A method for optimizing wine quality or characteristics based on historical enological and viticultural data is being developed. The first step in this method is a database analysis and classification step where the most critical inputs to the process are determined. To identify critical processing inputs in large databases, we explored the use of decision tree analysis in conjunction with information theory for data classification. The success of this method lies in its ability to treat "categorical" variables (for example, vineyard, clone), which are typical of archived viticultural and enological data, as well as "continuous" variables (for example, temperature, sugar concentration). We have demonstrated that decision trees identify important variables using an enological database for which statistical analysis was previously completed. Results from both decision tree analysis and statistical analysis agree well. Both find the same subset of winemaking inputs in this database to be significant in classifying outputs such as tartaric acid concentration, total phenolic concentration, glycerol concentration, and malolactic fermentation duration. Decision tree analysis has also been tested successfully on an actual viticultural database from a winery to predict the effect of viticultural practices on wine quality, reducing a database of twenty inputs to six inputs that had a significant effect on a measure of wine quality. Partial Least Squares analysis has been explored as an alternative classification approach for databases containing only continuous variables, yielding comparable results to decision tree analysis. The final method developed will provide wineries with a straightforward means to identify their most important enological and viticultural practices and ensure production of a wine with the desired qualities.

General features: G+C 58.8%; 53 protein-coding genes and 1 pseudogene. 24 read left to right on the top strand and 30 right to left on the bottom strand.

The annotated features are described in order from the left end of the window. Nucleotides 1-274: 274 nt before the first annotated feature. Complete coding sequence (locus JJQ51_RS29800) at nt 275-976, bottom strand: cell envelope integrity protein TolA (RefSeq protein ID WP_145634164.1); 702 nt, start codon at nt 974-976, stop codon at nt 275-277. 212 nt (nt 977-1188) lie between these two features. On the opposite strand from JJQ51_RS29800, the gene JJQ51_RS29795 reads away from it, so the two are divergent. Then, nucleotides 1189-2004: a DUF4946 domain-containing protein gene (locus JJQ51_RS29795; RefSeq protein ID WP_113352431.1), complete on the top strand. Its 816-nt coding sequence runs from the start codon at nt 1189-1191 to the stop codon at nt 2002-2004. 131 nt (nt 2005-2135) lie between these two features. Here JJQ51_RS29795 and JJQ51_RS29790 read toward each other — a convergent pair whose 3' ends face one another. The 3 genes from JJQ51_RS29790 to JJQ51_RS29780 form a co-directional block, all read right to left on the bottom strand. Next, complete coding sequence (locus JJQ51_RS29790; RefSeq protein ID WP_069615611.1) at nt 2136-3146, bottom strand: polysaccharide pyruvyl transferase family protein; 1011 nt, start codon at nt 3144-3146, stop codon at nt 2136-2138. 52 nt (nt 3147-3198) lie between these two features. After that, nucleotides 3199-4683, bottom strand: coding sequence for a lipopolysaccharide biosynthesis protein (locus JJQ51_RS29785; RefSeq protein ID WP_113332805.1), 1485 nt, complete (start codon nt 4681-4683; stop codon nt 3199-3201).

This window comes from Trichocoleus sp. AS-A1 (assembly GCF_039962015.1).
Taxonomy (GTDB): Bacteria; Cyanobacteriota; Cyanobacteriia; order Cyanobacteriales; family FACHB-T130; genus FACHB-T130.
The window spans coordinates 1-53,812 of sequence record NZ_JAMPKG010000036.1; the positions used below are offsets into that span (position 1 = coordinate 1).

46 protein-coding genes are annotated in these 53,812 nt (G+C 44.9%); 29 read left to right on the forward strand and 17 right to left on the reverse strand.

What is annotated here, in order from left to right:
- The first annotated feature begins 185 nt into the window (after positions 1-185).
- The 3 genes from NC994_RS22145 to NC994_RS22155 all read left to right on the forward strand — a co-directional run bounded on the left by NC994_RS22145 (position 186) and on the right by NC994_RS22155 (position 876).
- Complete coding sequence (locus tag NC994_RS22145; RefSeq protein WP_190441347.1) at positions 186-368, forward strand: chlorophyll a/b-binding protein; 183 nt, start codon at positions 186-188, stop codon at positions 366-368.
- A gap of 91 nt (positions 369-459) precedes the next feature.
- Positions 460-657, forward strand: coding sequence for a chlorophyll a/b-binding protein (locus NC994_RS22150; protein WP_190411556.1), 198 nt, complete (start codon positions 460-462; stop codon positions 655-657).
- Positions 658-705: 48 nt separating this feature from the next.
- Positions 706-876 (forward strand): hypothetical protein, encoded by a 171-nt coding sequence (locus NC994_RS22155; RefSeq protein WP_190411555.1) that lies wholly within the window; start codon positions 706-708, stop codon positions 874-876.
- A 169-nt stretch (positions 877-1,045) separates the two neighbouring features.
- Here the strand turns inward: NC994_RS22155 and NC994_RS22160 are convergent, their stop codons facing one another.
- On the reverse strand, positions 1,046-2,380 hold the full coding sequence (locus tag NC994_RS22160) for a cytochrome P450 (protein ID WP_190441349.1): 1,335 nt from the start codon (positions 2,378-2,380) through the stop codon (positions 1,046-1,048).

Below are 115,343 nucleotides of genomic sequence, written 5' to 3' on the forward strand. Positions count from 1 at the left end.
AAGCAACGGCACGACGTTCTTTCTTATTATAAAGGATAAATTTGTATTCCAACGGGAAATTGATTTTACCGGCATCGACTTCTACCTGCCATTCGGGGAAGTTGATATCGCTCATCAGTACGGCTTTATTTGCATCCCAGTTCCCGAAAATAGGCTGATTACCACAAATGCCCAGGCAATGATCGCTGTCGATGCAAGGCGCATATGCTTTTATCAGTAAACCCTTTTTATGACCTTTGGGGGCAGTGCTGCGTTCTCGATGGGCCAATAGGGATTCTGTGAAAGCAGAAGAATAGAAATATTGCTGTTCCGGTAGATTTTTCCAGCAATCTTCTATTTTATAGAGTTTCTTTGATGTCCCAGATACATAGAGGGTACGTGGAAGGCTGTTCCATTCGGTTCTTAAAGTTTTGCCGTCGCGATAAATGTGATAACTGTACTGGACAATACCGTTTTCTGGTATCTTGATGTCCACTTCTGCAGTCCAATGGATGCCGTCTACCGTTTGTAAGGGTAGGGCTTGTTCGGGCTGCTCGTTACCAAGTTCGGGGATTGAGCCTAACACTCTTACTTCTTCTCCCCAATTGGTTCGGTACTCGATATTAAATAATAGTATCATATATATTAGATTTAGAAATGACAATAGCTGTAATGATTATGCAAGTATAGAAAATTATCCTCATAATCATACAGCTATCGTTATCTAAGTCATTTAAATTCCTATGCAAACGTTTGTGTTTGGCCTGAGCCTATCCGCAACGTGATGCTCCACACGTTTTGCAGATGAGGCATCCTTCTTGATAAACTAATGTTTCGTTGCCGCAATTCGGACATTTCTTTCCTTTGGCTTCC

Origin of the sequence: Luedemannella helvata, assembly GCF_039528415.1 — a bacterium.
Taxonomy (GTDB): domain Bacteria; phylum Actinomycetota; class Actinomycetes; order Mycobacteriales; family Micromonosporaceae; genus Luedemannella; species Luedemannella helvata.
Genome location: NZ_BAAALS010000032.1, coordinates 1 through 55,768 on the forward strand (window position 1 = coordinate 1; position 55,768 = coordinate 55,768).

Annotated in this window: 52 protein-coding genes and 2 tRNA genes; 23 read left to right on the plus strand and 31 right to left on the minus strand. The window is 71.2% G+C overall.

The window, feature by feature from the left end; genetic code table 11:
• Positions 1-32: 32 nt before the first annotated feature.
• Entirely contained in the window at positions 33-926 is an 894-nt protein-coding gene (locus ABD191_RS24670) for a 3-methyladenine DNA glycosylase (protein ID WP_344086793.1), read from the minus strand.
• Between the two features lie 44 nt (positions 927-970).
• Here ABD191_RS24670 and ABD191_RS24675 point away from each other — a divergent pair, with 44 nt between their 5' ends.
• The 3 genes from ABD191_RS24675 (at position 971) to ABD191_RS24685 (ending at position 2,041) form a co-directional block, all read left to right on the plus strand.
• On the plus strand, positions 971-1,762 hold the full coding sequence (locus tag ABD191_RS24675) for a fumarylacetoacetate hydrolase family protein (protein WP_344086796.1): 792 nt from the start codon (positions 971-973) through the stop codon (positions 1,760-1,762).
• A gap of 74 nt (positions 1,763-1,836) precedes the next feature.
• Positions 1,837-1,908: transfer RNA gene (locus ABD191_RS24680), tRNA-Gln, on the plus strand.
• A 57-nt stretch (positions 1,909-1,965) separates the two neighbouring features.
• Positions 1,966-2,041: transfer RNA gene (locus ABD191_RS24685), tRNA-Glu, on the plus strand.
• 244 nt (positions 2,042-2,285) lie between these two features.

Acknowledgments: The authors wish to acknowledge the technical assistance of Sophocles Vlassides, Jordan Ferrier, Stephen Burch, and Dr. Mark Matthews for preparation of experimental wines and model historical databases. We also acknowledge Mark West and Saintsbury Winery, as well as Martin Mochizuki and Walsh Vineyards Management Inc., for providing the industrial viticultural database. This work was supported by funds from the American Vineyard Foundation, California Competitive Grants Program for Research in Viticulture and Enology, and the University of California (Laboratory Initiation Funds).
- Copyright 2001 by the American Society for Enology and Viticulture